Alarming Development: China’s State Media Pushing Clear Anti-Israel Narrative

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An edition of the China Daily. (File).

Critics of Israel are not hard to find. It seems that every other day a new article or video is published that pushes a distorted perspective
on complex issues and, more generally, casts the Jewish…

But while anti-Israel bias in the press is all too prevalent, the recent stream of prejudiced stories appearing in the Chinese media is a disturbing new development.

The two countries have traditionally been allies and China represents Israel’s second-largest trading partner. While the relationship may not seem the most natural given their geographical distance, different cultures and political systems, and disproportionate sizes, a mutually beneficial economic partnership has nevertheless been cultivated over many years.

Yet this close economic relationship has not stopped the media arm of the Chinese government from recently churning out numerous stories that demonstrate a clear anti-Israel bias.

Following the hostilities between Israel and Hamas earlier this year, China Daily, a broadsheet with the widest circulation of any English-language newspaper in China, produced a number of stories that took aim at the Jewish state.

Announcing the Egypt-brokered ceasefire that ended the latest Gaza conflict, a May 21 article titled, Israel, Hamas agree to start ceasefire early Friday, reads:

“Israel has been launching massive raids on the Palestinian enclave with airstrikes, artillery shellings and drone attacks since May 10, in response to the rockets fired by Palestinian militants in Gaza to retaliate for Israel’s violation of the sacred Islamic holy site of Al-Aqsa Mosque in Jerusalem.

This is the heaviest fighting between Israel and Gaza militants since 2014, which has so far killed 232 Palestinians, including 65 children and 39 women, and 12 Israelis.”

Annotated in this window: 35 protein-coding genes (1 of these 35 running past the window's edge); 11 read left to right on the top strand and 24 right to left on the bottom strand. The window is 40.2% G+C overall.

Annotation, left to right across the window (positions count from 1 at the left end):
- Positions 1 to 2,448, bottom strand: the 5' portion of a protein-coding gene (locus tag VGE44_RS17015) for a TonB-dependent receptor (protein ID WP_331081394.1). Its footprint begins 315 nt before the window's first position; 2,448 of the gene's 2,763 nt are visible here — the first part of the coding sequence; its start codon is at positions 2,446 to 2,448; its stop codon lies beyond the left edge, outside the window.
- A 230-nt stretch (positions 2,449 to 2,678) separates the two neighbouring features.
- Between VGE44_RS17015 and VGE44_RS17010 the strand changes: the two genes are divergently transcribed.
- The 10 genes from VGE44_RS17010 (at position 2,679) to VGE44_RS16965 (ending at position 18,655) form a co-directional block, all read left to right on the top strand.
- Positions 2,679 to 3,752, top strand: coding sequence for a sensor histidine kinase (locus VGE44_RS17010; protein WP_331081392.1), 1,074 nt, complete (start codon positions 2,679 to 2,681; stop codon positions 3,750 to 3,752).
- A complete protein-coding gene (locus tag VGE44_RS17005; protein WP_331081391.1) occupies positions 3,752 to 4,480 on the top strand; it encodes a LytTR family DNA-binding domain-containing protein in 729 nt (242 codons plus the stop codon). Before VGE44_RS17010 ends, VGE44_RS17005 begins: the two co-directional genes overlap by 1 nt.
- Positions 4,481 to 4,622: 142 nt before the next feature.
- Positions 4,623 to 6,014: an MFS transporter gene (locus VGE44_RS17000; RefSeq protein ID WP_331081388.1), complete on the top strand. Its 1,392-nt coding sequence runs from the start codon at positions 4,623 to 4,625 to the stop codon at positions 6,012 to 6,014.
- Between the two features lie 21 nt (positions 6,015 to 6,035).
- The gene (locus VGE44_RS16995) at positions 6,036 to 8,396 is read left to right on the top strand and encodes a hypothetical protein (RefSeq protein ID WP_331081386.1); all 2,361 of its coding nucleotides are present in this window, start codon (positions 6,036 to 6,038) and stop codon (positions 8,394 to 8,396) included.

The article implied that Hamas terrorists were provoked into firing rockets because of a deliberate “violation” of the Al-Aqsa Mosque by Israeli police. But this description misrepresents events as they actually transpired.

In fact, Israeli police raided the compound in response to Palestinian rioters who had violently clashed with security forces at the site, throwing rocks at officers among other things. The piece also neglects to mention that while the Al-Aqsa Mosque is one of Islam’s holy sites, it is built on the Temple Mount – the holiest site in Judaism.

It is also worth noting that when providing figures on the death toll of the conflict, China Daily only highlights the number of Palestinian women and children who died and omits any reference to Israeli casualties, which included two children and a number of women.

It also overlooks intelligence that suggests 48 percent of Gazans who died were associated with terrorist groups, as well as the number of casualties who were killed by Hamas rockets.

Moreover, a June 26 article, titled “China calls for restraint by Israel over tension”, states:

“A Chinese envoy on Thursday asked for restraint in Gaza and called on Israel to stop illegal settlement activities in occupied Palestinian territory […]

The Security Council issued a press statement on May 22 welcoming the announcement of a truce in Gaza. Less than a month later, the Israeli government approved the flag march in the holy city, a move that escalated tensions. It also conducted airstrikes in Gaza again.”

First, there is the reference to “illegal settlements” on “Palestinian territory.” Yet the legal status of such settlements is in fact contested. Although they are frequently referred to as a violation of international law, this is not the position of the Israeli government.